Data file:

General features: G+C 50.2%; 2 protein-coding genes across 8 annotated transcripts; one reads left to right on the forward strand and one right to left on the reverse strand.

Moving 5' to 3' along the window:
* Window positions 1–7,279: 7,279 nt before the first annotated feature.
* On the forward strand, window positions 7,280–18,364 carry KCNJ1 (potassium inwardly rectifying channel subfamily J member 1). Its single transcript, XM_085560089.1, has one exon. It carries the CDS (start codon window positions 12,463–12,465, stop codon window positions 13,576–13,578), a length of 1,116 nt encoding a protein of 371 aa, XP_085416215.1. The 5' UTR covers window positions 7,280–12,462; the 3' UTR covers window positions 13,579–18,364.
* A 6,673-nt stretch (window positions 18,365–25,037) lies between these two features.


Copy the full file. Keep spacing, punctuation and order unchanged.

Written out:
General features: G+C 50.2%; 2 protein-coding genes across 8 annotated transcripts; one reads left to right on the forward strand and one right to left on the reverse strand.

Moving 5' to 3' along the window:
* Window positions 1–7,279: 7,279 nt before the first annotated feature.
* On the forward strand, window positions 7,280–18,364 carry KCNJ1 (potassium inwardly rectifying channel subfamily J member 1). Its single transcript, XM_085560089.1, has one exon. It carries the CDS (start codon window positions 12,463–12,465, stop codon window positions 13,576–13,578), a length of 1,116 nt encoding a protein of 371 aa, XP_085416215.1. The 5' UTR covers window positions 7,280–12,462; the 3' UTR covers window positions 13,579–18,364.
* A 6,673-nt stretch (window positions 18,365–25,037) lies between these two features.